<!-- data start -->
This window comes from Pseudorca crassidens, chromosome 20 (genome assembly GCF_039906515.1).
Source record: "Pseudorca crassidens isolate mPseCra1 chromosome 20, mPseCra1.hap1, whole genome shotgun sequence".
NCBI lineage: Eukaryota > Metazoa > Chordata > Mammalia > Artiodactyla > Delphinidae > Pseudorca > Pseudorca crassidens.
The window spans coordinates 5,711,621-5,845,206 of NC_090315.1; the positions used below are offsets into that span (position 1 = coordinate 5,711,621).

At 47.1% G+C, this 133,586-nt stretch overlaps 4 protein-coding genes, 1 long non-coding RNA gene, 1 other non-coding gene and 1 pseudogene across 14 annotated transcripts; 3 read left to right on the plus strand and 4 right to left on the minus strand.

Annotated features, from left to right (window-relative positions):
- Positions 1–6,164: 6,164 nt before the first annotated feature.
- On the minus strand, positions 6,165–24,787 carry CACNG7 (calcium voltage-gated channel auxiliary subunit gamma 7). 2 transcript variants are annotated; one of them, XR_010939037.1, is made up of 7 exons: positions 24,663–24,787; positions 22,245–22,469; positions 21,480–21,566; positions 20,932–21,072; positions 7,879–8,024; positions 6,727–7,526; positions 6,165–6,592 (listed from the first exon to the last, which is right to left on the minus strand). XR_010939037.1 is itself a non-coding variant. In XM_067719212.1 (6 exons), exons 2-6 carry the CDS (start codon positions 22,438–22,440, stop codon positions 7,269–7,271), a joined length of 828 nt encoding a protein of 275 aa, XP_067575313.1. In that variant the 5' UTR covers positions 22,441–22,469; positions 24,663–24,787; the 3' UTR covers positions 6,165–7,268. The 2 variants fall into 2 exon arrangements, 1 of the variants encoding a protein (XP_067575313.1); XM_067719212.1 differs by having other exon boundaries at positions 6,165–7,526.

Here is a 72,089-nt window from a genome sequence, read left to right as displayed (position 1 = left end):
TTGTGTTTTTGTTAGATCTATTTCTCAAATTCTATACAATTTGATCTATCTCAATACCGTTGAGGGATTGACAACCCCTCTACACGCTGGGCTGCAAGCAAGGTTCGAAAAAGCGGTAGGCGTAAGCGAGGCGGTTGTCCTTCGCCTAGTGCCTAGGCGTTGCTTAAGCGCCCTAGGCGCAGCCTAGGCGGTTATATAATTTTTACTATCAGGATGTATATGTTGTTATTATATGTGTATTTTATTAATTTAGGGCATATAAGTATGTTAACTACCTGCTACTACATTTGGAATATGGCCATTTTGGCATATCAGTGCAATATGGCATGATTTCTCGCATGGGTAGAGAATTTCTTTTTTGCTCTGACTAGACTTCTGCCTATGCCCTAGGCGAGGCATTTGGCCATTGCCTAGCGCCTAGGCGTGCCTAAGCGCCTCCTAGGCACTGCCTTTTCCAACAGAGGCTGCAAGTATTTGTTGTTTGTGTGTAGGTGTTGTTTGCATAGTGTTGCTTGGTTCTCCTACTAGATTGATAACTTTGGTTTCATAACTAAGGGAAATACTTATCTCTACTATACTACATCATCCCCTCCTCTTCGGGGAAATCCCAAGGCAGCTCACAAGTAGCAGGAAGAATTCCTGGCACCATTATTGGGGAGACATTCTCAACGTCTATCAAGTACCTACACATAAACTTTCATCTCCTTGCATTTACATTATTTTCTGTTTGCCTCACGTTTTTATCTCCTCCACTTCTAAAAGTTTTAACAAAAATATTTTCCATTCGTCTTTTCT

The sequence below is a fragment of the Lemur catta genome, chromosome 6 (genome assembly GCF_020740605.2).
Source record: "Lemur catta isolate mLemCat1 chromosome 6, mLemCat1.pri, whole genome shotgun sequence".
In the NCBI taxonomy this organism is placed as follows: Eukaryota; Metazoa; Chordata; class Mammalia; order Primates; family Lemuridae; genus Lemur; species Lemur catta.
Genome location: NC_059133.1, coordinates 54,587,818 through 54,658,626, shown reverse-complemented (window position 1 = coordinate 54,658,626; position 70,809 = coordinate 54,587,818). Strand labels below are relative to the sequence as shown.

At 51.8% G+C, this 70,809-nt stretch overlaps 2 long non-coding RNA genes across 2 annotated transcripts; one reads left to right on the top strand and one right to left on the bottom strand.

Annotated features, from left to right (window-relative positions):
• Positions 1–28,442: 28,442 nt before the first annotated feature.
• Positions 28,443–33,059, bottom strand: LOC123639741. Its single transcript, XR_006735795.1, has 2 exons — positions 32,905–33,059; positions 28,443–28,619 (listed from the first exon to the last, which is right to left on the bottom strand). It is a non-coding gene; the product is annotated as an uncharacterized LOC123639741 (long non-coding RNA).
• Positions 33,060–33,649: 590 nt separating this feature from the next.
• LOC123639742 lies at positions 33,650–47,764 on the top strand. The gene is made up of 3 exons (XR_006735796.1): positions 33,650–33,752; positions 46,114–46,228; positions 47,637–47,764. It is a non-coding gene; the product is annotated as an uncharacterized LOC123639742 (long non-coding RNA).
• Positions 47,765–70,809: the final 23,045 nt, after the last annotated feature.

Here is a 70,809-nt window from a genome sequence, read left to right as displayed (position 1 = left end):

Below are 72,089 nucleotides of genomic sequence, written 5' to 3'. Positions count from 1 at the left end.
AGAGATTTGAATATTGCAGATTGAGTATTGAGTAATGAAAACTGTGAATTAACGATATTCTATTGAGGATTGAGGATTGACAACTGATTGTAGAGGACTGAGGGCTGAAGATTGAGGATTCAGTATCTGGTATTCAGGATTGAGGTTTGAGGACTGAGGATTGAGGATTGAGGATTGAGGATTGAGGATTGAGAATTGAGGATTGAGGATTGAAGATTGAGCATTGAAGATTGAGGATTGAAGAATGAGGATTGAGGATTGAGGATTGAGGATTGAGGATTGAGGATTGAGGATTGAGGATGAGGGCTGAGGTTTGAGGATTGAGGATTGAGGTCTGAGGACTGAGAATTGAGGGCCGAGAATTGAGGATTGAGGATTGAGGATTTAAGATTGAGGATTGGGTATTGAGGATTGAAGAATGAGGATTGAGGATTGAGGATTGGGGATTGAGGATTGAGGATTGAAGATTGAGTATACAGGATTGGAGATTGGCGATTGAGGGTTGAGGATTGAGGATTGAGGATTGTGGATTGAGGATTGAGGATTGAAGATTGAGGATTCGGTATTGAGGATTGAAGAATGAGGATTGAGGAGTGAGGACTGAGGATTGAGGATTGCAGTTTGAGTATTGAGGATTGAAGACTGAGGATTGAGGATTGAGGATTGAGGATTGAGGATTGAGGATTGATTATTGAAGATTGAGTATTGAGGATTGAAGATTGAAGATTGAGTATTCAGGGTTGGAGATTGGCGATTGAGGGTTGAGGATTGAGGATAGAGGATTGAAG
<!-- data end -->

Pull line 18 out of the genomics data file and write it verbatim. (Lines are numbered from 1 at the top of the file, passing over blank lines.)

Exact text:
• Positions 28,443–33,059, bottom strand: LOC123639741. Its single transcript, XR_006735795.1, has 2 exons — positions 32,905–33,059; positions 28,443–28,619 (listed from the first exon to the last, which is right to left on the bottom strand). It is a non-coding gene; the product is annotated as an uncharacterized LOC123639741 (long non-coding RNA).